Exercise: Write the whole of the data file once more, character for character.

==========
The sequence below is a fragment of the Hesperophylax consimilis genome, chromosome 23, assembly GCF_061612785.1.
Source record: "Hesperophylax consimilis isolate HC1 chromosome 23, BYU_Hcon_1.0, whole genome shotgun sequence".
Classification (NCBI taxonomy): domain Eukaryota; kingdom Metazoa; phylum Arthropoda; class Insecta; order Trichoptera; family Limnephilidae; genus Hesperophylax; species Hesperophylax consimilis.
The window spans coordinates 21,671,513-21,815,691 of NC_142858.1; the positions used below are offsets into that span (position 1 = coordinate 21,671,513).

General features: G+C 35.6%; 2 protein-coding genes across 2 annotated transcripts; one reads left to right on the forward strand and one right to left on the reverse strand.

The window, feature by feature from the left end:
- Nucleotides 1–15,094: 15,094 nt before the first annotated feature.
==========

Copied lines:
The sequence below is a fragment of the Hesperophylax consimilis genome, chromosome 23, assembly GCF_061612785.1.
Source record: "Hesperophylax consimilis isolate HC1 chromosome 23, BYU_Hcon_1.0, whole genome shotgun sequence".
Classification (NCBI taxonomy): domain Eukaryota; kingdom Metazoa; phylum Arthropoda; class Insecta; order Trichoptera; family Limnephilidae; genus Hesperophylax; species Hesperophylax consimilis.
The window spans coordinates 21,671,513-21,815,691 of NC_142858.1; the positions used below are offsets into that span (position 1 = coordinate 21,671,513).

General features: G+C 35.6%; 2 protein-coding genes across 2 annotated transcripts; one reads left to right on the forward strand and one right to left on the reverse strand.

The window, feature by feature from the left end:
- Nucleotides 1–15,094: 15,094 nt before the first annotated feature.